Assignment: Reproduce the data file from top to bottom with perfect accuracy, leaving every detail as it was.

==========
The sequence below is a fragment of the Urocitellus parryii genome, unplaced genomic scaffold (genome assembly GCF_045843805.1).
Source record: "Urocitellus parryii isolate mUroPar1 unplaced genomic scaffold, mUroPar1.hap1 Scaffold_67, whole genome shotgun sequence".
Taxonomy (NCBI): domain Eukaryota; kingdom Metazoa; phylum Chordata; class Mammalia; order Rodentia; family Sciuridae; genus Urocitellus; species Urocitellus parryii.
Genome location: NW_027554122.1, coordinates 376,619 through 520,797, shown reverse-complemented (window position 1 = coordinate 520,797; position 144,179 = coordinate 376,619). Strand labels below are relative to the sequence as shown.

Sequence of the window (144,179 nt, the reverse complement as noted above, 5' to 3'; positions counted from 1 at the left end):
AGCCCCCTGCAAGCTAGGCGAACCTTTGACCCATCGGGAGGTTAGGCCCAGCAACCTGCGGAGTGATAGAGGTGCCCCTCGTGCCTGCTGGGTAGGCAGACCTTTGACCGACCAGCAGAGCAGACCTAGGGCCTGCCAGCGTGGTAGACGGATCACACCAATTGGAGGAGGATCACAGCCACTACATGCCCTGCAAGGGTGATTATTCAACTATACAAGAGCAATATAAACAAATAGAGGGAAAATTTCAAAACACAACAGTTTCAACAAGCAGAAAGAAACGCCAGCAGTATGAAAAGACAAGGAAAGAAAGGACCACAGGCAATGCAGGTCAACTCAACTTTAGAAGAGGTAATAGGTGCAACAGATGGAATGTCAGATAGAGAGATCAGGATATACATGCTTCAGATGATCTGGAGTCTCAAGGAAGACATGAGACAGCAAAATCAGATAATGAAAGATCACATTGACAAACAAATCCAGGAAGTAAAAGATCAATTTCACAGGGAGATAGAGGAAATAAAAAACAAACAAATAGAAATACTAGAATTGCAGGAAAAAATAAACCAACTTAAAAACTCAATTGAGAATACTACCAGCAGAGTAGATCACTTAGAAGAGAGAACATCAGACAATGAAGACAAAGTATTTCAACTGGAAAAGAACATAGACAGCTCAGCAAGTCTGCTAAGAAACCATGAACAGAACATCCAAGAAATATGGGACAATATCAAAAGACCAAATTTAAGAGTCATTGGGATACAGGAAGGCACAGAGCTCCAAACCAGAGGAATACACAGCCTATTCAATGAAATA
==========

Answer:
The sequence below is a fragment of the Urocitellus parryii genome, unplaced genomic scaffold (genome assembly GCF_045843805.1).
Source record: "Urocitellus parryii isolate mUroPar1 unplaced genomic scaffold, mUroPar1.hap1 Scaffold_67, whole genome shotgun sequence".
Taxonomy (NCBI): domain Eukaryota; kingdom Metazoa; phylum Chordata; class Mammalia; order Rodentia; family Sciuridae; genus Urocitellus; species Urocitellus parryii.
Genome location: NW_027554122.1, coordinates 376,619 through 520,797, shown reverse-complemented (window position 1 = coordinate 520,797; position 144,179 = coordinate 376,619). Strand labels below are relative to the sequence as shown.

Sequence of the window (144,179 nt, the reverse complement as noted above, 5' to 3'; positions counted from 1 at the left end):
AGCCCCCTGCAAGCTAGGCGAACCTTTGACCCATCGGGAGGTTAGGCCCAGCAACCTGCGGAGTGATAGAGGTGCCCCTCGTGCCTGCTGGGTAGGCAGACCTTTGACCGACCAGCAGAGCAGACCTAGGGCCTGCCAGCGTGGTAGACGGATCACACCAATTGGAGGAGGATCACAGCCACTACATGCCCTGCAAGGGTGATTATTCAACTATACAAGAGCAATATAAACAAATAGAGGGAAAATTTCAAAACACAACAGTTTCAACAAGCAGAAAGAAACGCCAGCAGTATGAAAAGACAAGGAAAGAAAGGACCACAGGCAATGCAGGTCAACTCAACTTTAGAAGAGGTAATAGGTGCAACAGATGGAATGTCAGATAGAGAGATCAGGATATACATGCTTCAGATGATCTGGAGTCTCAAGGAAGACATGAGACAGCAAAATCAGATAATGAAAGATCACATTGACAAACAAATCCAGGAAGTAAAAGATCAATTTCACAGGGAGATAGAGGAAATAAAAAACAAACAAATAGAAATACTAGAATTGCAGGAAAAAATAAACCAACTTAAAAACTCAATTGAGAATACTACCAGCAGAGTAGATCACTTAGAAGAGAGAACATCAGACAATGAAGACAAAGTATTTCAACTGGAAAAGAACATAGACAGCTCAGCAAGTCTGCTAAGAAACCATGAACAGAACATCCAAGAAATATGGGACAATATCAAAAGACCAAATTTAAGAGTCATTGGGATACAGGAAGGCACAGAGCTCCAAACCAGAGGAATACACAGCCTATTCAATGAAATA